Still, the jury is out. Trump’s performance is being evaluated daily. As horrendous economic data emerges, and the impact of mass layoffs and business failures starts to sink in, Trump’s approval ratings could fall even if he is not held responsible for the actual virus.

We still have over six months until the election. Few would have imagined six months ago that we’d be here today. The best approach is to reserve judgement on what will happen six months from now.

You’ll no doubt hear more from me as the election horse race picks up speed. For now, let’s turn our focus to the coronavirus pandemic.

What’s next with the coronavirus?

If you think you know what’s going on with the coronavirus, you don’t. If you’re uncertain about what’s going on, you’re right.

That dictum is not a criticism of anyone. It’s just a succinct way to summarise the analytic problems facing the US, Australia, and the world as we confront the coronavirus pandemic.

It’s not difficult to access the best data available. Yet even the current data is not the real data. There are more infections than we know of. There have been more fatalities than we know of.

And the number of recoveries cannot be compared to the known infections; it should be compared to the total infections, and we just don’t know what that number is. What we do know is that the numbers will expand quickly, and even those numbers will be wrong when we get them.

Ascertainable metrics and reality

Risk managers (including market, economic, and medical risk) are used to operating with ascertainable metrics. They may not be able to predict outcomes perfectly, but they know what they’re up against. That’s not true with the coronavirus. We don’t know what we’re up against.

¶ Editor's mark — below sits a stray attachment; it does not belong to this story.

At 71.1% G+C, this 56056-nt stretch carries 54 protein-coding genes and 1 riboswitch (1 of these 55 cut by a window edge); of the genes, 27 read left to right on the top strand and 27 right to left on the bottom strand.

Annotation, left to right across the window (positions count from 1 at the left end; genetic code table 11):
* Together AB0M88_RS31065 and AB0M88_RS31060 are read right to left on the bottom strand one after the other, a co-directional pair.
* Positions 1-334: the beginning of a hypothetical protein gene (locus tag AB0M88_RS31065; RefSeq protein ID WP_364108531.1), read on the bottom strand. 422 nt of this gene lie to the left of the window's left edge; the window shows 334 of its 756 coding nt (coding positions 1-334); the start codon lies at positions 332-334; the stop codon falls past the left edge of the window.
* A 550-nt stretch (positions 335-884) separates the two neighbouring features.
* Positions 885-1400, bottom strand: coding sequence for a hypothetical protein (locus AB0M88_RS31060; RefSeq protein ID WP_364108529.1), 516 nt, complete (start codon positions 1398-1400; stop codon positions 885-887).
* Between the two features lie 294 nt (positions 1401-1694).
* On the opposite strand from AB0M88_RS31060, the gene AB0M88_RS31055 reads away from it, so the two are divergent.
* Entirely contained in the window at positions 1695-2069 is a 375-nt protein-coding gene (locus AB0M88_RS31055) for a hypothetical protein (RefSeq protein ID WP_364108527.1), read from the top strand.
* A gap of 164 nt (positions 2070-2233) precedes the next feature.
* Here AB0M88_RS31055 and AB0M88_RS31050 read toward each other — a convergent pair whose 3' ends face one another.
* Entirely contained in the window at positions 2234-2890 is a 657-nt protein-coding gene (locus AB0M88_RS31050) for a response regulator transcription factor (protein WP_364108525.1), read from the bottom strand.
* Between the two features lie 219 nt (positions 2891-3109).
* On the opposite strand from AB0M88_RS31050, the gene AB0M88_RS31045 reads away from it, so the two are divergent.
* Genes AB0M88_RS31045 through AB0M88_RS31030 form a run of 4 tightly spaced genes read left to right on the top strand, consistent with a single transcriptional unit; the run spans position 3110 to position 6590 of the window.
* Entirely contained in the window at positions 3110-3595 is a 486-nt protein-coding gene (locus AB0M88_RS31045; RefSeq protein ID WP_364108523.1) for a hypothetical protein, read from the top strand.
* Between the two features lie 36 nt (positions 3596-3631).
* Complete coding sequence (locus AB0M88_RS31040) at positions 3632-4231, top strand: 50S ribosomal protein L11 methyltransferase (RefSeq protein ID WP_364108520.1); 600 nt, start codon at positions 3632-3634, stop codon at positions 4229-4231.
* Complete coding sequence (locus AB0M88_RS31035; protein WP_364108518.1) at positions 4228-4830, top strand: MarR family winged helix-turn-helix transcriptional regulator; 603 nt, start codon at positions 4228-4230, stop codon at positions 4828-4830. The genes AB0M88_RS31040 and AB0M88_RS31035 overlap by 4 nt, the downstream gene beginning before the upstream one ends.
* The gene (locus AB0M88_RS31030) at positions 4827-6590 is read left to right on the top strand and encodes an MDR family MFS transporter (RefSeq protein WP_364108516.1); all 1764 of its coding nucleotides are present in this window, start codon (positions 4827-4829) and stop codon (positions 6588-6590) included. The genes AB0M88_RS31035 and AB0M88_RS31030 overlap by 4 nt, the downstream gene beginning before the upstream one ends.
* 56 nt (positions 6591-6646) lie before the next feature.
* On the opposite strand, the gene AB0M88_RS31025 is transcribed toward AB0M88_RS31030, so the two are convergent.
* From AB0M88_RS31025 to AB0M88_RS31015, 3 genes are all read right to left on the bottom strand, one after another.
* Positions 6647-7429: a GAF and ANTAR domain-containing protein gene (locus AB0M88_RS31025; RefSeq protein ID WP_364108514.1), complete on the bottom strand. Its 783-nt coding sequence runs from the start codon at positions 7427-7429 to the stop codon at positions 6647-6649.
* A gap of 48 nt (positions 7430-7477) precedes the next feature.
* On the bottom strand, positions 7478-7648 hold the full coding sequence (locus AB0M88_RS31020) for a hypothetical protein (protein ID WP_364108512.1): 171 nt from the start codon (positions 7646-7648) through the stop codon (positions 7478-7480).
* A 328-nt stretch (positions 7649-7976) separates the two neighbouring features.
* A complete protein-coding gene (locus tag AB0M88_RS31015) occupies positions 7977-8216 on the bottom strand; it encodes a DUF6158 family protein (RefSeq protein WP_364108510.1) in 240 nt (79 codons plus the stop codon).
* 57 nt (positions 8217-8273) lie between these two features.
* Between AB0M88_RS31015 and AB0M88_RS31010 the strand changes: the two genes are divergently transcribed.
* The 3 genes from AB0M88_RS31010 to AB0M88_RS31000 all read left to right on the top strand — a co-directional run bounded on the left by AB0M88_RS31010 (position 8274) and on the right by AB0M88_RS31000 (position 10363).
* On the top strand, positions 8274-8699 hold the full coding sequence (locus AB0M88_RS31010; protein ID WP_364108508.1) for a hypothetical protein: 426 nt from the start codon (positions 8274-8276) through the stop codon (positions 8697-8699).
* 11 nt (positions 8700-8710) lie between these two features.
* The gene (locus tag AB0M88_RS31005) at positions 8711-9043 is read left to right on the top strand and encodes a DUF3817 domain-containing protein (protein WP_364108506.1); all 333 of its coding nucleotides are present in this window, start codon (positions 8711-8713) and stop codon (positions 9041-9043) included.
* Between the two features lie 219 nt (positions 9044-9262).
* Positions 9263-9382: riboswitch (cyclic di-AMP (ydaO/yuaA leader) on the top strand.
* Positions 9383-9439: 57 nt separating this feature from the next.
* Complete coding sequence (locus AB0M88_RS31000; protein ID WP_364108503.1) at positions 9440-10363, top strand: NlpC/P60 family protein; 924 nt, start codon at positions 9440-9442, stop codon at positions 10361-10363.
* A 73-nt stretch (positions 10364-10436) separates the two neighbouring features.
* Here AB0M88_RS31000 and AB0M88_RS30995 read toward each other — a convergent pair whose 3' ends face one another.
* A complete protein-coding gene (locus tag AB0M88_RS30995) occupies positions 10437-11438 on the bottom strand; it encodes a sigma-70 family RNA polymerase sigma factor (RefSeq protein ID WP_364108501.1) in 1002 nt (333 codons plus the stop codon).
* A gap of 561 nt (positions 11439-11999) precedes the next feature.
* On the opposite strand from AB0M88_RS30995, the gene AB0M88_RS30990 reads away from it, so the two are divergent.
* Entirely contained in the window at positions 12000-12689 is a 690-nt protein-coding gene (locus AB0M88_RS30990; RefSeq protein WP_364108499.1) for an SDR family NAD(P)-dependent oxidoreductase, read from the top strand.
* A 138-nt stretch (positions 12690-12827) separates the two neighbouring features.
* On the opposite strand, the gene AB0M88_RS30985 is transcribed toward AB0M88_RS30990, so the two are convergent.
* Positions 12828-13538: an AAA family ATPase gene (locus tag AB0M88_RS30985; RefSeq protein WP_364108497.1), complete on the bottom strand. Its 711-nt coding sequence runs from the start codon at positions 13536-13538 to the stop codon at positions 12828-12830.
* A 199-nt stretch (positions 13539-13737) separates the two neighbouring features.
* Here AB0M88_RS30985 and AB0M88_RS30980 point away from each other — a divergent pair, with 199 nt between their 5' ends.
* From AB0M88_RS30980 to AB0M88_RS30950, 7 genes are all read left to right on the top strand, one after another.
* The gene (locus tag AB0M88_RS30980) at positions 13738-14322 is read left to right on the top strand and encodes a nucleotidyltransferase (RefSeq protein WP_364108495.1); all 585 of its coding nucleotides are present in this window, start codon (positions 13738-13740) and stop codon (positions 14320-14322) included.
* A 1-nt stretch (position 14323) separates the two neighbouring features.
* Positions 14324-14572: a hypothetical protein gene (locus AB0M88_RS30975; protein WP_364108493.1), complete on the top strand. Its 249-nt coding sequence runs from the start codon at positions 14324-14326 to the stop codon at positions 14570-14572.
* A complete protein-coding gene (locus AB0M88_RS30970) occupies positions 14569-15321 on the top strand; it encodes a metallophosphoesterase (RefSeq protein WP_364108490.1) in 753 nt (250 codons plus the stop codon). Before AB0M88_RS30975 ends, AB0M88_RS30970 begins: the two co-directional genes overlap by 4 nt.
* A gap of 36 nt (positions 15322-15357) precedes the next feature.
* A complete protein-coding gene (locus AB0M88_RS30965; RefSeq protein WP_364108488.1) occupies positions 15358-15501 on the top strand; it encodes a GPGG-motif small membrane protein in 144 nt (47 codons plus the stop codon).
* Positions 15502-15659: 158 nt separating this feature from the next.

No one knows exactly how the disease spreads. No one knows if the virus can survive suspended in the air. No one knows how contagious the virus is. No one knows if it will die out naturally when warm weather returns. No one knows if a ‘recovered’ person can be reinfected and show symptoms again.

No one knows if the coronavirus is a biological weapon of mass destruction created in a Chinese government laboratory…although there is good reason to suspect that may be the case.

In short, public health officials are doing the best they can, but we don’t know what we’re facing.

Since we expect the spread of the virus and the number of fatalities to rise exponentially, we could be looking at 30 million infected and 1.35 million dead by the time the virus starts to fade (if it does).

Those numbers are shocking, but they are not far-fetched given existing data on known cases, a known fatality rate, and the continuing spread of the virus. This possibility is one more reason why the stock market’s ability to adjust seems to know no bottom. The stock market is repricing to a moving target, but the target keeps getting worse.

What’s the economic impact of all this? I’ll share my thoughts in a future edition of The Daily Reckoning Australia — stay tuned.


Jim Rickards Signature

Jim Rickards,
Strategist, The Daily Reckoning Australia